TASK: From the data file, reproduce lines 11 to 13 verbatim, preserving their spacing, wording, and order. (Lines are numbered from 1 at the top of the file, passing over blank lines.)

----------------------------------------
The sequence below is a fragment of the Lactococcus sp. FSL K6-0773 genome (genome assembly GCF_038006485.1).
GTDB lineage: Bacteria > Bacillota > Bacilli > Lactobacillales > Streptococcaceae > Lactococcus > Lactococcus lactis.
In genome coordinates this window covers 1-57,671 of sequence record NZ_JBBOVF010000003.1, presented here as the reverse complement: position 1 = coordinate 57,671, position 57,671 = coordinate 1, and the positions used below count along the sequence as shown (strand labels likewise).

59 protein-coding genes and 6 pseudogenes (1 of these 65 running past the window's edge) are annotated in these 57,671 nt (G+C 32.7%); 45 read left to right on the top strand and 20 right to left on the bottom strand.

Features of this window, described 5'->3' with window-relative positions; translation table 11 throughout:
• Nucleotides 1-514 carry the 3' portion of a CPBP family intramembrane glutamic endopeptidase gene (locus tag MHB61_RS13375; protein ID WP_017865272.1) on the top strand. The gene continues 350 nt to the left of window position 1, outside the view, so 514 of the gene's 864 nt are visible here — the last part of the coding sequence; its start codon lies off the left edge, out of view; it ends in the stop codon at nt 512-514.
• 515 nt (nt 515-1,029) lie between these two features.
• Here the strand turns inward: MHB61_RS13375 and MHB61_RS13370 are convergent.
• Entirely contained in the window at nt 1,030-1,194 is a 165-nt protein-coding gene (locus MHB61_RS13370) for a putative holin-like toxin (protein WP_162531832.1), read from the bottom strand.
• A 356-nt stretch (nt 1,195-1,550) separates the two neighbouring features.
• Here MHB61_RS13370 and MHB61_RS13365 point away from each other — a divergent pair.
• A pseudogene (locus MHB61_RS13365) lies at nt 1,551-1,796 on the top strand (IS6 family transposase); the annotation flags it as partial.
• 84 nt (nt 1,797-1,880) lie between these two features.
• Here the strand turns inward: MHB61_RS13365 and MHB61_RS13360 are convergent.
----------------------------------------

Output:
• Here MHB61_RS13370 and MHB61_RS13365 point away from each other — a divergent pair.
• A pseudogene (locus MHB61_RS13365) lies at nt 1,551-1,796 on the top strand (IS6 family transposase); the annotation flags it as partial.
• 84 nt (nt 1,797-1,880) lie between these two features.